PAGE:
When hackers attacked UK parliament email accounts in June, it was tempting to blame Russia. After all, it's been rather busy lately. However, it looks like people were pointing their fingers in the wrong direction. The Times has learned that British intelligence has pinned the campaign on Iran -- it'd be the country's first cyberattack against the UK, in fact. While the actual damage was relatively limited (about 30 Members of Parliament were compromised out of roughly 9,000 total accounts), the intrusion supports beliefs that Iran has become a serious player in cyberwarfare after years of being little more than a target. Officials aren't commenting on the attack, but there are a few theories as to why Iran would take this risk.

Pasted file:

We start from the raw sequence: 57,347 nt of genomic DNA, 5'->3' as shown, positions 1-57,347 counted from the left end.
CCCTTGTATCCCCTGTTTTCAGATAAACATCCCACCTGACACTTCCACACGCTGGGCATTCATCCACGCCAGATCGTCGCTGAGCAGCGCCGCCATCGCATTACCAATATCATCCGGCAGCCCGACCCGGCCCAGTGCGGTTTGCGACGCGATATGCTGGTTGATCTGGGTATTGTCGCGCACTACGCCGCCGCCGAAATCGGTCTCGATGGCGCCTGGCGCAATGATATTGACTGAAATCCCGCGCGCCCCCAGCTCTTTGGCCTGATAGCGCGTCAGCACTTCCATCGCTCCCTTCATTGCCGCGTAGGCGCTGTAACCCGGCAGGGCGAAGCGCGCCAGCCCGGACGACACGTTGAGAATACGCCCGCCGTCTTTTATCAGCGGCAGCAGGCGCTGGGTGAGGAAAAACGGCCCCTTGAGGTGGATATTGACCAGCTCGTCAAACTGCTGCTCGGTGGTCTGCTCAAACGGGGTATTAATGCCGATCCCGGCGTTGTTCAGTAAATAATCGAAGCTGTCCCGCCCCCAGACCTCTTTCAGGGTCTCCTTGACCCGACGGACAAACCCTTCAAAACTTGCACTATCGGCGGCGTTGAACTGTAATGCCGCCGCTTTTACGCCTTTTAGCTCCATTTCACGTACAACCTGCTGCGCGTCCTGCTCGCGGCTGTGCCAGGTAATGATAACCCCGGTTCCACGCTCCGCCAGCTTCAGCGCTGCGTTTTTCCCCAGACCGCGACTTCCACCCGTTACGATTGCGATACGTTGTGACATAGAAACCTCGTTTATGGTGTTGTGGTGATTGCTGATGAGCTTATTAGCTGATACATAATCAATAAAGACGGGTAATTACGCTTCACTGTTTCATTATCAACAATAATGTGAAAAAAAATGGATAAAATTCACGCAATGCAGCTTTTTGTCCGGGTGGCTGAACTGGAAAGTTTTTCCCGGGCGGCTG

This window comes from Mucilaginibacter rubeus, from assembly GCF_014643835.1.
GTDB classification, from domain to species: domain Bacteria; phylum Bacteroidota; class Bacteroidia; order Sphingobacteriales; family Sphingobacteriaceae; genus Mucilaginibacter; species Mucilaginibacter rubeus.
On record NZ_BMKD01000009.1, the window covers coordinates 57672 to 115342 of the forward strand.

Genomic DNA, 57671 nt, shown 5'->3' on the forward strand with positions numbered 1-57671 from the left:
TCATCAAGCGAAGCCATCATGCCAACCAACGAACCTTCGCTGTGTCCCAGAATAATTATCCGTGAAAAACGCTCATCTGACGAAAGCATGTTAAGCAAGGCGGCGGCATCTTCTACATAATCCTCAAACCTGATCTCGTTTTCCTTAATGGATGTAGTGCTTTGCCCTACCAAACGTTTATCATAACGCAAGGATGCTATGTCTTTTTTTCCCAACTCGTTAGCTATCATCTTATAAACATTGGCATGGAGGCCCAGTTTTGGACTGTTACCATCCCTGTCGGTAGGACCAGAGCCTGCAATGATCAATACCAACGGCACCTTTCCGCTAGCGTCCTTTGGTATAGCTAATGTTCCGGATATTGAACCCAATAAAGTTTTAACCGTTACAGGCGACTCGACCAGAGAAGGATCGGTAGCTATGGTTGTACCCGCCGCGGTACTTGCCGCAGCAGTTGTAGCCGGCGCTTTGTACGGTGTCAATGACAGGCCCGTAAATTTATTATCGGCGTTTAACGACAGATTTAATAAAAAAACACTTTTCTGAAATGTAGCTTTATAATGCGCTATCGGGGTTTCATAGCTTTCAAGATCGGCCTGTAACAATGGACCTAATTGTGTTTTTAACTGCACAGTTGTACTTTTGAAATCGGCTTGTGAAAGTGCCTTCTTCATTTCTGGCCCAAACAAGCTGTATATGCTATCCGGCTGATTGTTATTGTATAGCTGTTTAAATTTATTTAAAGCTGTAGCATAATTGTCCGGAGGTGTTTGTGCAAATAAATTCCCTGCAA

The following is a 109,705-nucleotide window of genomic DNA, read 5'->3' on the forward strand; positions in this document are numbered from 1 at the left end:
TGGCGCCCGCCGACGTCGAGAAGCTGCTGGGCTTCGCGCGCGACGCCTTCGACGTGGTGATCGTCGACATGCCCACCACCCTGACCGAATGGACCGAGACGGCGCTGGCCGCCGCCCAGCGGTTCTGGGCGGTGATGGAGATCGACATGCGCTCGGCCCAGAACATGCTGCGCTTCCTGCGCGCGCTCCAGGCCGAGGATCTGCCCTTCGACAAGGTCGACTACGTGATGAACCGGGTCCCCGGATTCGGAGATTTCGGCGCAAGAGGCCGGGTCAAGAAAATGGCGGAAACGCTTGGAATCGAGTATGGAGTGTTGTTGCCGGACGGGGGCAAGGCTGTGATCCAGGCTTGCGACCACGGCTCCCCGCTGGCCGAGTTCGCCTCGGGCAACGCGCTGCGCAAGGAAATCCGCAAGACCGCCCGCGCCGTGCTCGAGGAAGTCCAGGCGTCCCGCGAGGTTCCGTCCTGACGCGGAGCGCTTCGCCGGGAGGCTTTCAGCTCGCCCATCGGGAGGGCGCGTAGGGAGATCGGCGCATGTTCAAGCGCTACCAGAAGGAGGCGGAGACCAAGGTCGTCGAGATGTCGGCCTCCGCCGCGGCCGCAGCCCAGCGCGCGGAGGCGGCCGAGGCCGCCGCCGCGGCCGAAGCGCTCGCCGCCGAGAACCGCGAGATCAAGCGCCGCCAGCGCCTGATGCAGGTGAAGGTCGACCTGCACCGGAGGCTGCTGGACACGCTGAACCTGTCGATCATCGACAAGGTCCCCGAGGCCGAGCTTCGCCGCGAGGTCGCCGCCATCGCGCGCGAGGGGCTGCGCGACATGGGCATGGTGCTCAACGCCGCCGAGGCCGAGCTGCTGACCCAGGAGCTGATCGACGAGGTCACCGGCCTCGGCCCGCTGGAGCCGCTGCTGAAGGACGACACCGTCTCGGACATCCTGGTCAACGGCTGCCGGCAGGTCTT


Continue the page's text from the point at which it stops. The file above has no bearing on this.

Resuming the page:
One theory suggests that this was really an exploratory mission: Iran may have been looking for data that could compromise the UK's interests or force it to make concessions. Iran may have been looking for an advantage in trade, too. There's even the possibility that factions in Iran's Revolutionary Guard were trying to undermine the country's anti-nuclear proliferation deal in a bid to cancel it, giving officials the excuse they needed to resume full nuclear technology research.
It's that last part which has politicians worried. Reportedly, officials said the link between Iran and the cyberattack has "complicated" Prime Minister Theresa May's attempts to protect the nuclear deal. They didn't believe it changed the argument in favor of the deal (if anything, it shows why Iran must be contained), but it's no longer as simple as claiming that Iran has turned a corner.